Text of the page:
I pulled up behind the driver who was currently talking to the cop.

The voice inside my head was going, “SHIT-SHIT-SHIT-SHIT-SHIT!”

When it was my turn, I inched towards the cop, leaving an almost suspiciously large gap between myself and the car in front.

Just don’t hit the wrong pedal, I told myself. Don’t kangaroo the damn car right past the guy. That almost always looks bad.

The policeman was inspecting the tyres of the car opposite me, which didn’t bode well.

“Morning sir,” I said, as cheerfully as I could manage. Roo dug my license out just in time and I held it out before he could ask for it. This was because I was terrified he would ask – like every traffic cop in every move I’ve ever seen – for my “license AND registration.”

I had no idea where the registration was, or what it looked like, or if there even was any – and if there was, it sure as hell wasn’t in my name.

The officer was frowning at my UK driving license. “You don’t have a Canadian license?” he asked.

“Ah, no, we’re just on holiday,” I explained, “staying back there in Port Greville.”

The officer winced in sympathy.

Port Greville Beauty

Don’t know why he wasn’t keen – Port Greville may be boring, but it’s absolutely stunning!

Then he walked around the back of the car, studying something. He bent down for a closer look, then reached for his radio…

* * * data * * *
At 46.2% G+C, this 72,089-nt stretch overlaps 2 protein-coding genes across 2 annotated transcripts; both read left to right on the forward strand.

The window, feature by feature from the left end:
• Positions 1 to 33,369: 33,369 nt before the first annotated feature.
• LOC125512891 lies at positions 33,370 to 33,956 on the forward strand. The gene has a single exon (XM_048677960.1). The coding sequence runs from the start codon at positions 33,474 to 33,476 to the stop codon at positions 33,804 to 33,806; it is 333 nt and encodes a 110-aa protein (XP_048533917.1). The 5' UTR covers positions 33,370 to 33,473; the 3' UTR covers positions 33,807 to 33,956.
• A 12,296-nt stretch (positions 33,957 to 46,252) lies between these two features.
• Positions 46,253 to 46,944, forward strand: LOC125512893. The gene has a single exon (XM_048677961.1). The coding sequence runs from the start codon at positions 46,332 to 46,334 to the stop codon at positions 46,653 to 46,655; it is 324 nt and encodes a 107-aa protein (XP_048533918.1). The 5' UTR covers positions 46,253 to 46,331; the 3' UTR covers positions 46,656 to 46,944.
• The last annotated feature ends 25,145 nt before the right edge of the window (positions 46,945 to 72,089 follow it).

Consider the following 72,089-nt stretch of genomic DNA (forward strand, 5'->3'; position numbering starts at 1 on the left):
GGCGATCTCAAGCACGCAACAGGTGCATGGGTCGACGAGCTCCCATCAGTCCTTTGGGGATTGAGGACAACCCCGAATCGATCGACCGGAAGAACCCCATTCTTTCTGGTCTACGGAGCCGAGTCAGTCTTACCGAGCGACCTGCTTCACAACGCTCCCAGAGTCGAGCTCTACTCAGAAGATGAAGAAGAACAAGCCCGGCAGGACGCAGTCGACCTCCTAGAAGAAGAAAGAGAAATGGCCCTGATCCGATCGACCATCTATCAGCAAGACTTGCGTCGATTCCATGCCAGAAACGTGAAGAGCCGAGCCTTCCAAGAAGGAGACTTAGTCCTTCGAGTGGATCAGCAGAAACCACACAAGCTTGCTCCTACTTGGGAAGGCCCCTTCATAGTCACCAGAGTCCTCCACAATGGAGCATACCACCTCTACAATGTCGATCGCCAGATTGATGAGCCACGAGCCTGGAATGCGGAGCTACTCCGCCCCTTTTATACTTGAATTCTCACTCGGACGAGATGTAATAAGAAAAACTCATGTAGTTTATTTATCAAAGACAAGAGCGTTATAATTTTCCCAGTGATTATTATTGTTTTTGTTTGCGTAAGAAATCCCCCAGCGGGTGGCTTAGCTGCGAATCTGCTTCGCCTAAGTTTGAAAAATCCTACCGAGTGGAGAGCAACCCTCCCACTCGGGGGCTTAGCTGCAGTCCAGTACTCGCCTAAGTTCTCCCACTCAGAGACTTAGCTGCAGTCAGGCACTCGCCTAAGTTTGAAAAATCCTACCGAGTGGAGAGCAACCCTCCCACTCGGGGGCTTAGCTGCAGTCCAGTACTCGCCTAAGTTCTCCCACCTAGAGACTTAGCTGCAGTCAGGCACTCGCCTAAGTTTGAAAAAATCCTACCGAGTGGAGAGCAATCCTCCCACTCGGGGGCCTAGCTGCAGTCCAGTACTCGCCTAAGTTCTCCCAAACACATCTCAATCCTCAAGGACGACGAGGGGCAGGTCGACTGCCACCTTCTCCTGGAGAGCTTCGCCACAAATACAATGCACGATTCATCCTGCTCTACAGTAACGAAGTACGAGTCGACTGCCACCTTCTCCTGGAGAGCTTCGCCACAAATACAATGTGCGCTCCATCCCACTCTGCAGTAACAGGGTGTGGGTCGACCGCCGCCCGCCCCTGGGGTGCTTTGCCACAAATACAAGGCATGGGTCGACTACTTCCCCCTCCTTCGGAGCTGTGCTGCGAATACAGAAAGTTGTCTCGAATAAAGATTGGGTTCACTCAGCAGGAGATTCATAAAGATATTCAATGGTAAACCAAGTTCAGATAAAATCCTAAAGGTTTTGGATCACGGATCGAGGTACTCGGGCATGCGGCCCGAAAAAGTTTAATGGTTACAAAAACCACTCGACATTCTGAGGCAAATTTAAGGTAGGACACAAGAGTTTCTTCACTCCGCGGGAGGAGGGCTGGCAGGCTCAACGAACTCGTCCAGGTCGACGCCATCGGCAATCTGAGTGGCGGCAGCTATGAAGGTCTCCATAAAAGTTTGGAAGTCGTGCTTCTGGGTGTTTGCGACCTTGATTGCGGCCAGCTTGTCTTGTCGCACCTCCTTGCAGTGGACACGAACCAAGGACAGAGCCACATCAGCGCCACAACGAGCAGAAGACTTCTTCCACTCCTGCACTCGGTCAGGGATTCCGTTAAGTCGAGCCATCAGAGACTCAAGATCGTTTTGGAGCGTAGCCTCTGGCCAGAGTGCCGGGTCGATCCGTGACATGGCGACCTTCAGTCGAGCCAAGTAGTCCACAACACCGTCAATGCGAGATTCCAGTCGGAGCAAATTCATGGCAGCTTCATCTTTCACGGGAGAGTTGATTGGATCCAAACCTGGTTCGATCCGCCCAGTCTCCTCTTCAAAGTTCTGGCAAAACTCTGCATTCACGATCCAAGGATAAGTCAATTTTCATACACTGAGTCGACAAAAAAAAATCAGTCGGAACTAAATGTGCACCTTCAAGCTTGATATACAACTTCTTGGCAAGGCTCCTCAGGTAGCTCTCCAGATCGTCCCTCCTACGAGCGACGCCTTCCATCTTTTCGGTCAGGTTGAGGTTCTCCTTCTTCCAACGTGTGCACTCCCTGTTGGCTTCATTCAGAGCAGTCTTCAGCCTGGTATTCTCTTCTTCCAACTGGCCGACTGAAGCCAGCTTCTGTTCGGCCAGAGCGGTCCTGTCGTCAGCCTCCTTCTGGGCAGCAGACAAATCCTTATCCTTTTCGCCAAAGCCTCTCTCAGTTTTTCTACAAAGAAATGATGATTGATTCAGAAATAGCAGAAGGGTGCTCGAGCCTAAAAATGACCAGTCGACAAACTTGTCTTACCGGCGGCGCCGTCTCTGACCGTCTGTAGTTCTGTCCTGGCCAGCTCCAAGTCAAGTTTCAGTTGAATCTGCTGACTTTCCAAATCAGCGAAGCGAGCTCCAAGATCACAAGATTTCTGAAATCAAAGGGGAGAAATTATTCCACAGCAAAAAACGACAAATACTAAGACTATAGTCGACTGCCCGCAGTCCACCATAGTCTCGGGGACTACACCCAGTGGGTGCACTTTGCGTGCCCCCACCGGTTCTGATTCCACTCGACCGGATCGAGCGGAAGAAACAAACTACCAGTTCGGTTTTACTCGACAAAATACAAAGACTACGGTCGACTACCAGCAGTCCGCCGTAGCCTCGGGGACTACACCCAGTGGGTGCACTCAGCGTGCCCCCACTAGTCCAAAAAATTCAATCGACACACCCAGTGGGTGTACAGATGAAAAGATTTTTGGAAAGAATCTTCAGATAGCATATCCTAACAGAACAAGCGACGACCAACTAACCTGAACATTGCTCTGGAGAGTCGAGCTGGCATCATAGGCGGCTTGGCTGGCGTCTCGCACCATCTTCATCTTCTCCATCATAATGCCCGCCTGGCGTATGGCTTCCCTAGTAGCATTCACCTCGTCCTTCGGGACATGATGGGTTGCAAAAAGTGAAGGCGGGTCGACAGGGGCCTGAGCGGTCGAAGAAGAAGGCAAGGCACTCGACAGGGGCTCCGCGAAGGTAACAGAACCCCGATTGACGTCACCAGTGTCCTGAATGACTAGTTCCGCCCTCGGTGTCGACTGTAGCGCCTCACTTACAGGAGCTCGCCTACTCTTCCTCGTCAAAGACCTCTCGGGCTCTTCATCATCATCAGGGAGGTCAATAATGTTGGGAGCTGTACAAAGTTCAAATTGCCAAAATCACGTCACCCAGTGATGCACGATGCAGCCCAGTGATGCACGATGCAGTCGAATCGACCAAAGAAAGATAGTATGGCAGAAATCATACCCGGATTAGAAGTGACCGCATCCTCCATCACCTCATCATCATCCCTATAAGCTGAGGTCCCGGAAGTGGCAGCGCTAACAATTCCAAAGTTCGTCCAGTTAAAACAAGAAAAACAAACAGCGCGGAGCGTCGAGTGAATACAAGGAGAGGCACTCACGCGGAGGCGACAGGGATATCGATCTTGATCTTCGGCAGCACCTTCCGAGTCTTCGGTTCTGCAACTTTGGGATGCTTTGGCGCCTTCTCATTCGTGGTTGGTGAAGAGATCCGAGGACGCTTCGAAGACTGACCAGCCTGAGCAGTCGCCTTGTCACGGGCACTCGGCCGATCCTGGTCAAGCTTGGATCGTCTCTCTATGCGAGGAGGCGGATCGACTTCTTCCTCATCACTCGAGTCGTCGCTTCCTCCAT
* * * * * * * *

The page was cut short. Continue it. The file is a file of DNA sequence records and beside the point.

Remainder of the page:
I was braced for a shout of “Step out of the VE-hicle!”

But it didn’t come. He just handed back my license, wished us a pleasant day, and let us go.

I don’t think I’ve moved off as carefully as that since the day of my driving test.

But we made it.

My fears of being stranded beside the road, several hours’ walk from our landlord’s house, with no phone to call him – and him with no car other than the one we’d just had impounded…

I was suddenly reminded of this moment:

Droids meme

“I can’t understand how we got past that trooper,” I told Roo, “I thought we were dead!”

Roo got the reference straight away, because Roo is awesome like that.

“The Force is strong with us,” she explained. “I just hope they’re not still there on the way back…”

* * *

Right well, that’s enough waffle from me! Next time I promise we’ll have Roo back, and you can look at some of her stunning images instead of reading my rubbish. 🙂